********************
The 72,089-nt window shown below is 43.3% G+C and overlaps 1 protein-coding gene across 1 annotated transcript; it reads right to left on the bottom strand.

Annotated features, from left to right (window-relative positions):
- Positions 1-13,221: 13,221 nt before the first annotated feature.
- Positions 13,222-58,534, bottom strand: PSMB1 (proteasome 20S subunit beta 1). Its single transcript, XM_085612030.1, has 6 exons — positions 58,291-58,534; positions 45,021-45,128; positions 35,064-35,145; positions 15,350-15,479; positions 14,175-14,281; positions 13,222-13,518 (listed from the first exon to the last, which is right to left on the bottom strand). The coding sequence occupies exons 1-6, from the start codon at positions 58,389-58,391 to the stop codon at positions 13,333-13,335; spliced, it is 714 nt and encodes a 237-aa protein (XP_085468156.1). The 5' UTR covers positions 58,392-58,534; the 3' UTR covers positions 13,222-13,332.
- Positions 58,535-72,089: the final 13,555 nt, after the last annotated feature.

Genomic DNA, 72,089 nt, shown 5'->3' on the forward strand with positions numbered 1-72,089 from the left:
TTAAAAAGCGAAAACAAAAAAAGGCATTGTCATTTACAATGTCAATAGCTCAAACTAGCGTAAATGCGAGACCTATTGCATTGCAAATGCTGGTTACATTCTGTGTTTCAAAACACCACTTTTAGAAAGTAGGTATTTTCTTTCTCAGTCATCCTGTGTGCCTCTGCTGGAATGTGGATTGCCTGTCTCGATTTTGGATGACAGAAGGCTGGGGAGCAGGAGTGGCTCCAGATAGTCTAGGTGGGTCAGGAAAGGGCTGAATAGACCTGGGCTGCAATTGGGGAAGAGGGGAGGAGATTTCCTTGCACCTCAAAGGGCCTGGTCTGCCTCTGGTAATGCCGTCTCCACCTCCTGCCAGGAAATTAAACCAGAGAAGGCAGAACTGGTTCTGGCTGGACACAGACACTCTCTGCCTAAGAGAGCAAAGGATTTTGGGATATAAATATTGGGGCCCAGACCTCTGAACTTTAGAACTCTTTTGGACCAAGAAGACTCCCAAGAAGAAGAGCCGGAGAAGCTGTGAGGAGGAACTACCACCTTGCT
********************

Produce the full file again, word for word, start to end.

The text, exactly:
The 72,089-nt window shown below is 43.3% G+C and overlaps 1 protein-coding gene across 1 annotated transcript; it reads right to left on the bottom strand.

Annotated features, from left to right (window-relative positions):
- Positions 1-13,221: 13,221 nt before the first annotated feature.
- Positions 13,222-58,534, bottom strand: PSMB1 (proteasome 20S subunit beta 1). Its single transcript, XM_085612030.1, has 6 exons — positions 58,291-58,534; positions 45,021-45,128; positions 35,064-35,145; positions 15,350-15,479; positions 14,175-14,281; positions 13,222-13,518 (listed from the first exon to the last, which is right to left on the bottom strand). The coding sequence occupies exons 1-6, from the start codon at positions 58,389-58,391 to the stop codon at positions 13,333-13,335; spliced, it is 714 nt and encodes a 237-aa protein (XP_085468156.1). The 5' UTR covers positions 58,392-58,534; the 3' UTR covers positions 13,222-13,332.
- Positions 58,535-72,089: the final 13,555 nt, after the last annotated feature.

Genomic DNA, 72,089 nt, shown 5'->3' on the forward strand with positions numbered 1-72,089 from the left:
TTAAAAAGCGAAAACAAAAAAAGGCATTGTCATTTACAATGTCAATAGCTCAAACTAGCGTAAATGCGAGACCTATTGCATTGCAAATGCTGGTTACATTCTGTGTTTCAAAACACCACTTTTAGAAAGTAGGTATTTTCTTTCTCAGTCATCCTGTGTGCCTCTGCTGGAATGTGGATTGCCTGTCTCGATTTTGGATGACAGAAGGCTGGGGAGCAGGAGTGGCTCCAGATAGTCTAGGTGGGTCAGGAAAGGGCTGAATAGACCTGGGCTGCAATTGGGGAAGAGGGGAGGAGATTTCCTTGCACCTCAAAGGGCCTGGTCTGCCTCTGGTAATGCCGTCTCCACCTCCTGCCAGGAAATTAAACCAGAGAAGGCAGAACTGGTTCTGGCTGGACACAGACACTCTCTGCCTAAGAGAGCAAAGGATTTTGGGATATAAATATTGGGGCCCAGACCTCTGAACTTTAGAACTCTTTTGGACCAAGAAGACTCCCAAGAAGAAGAGCCGGAGAAGCTGTGAGGAGGAACTACCACCTTGCT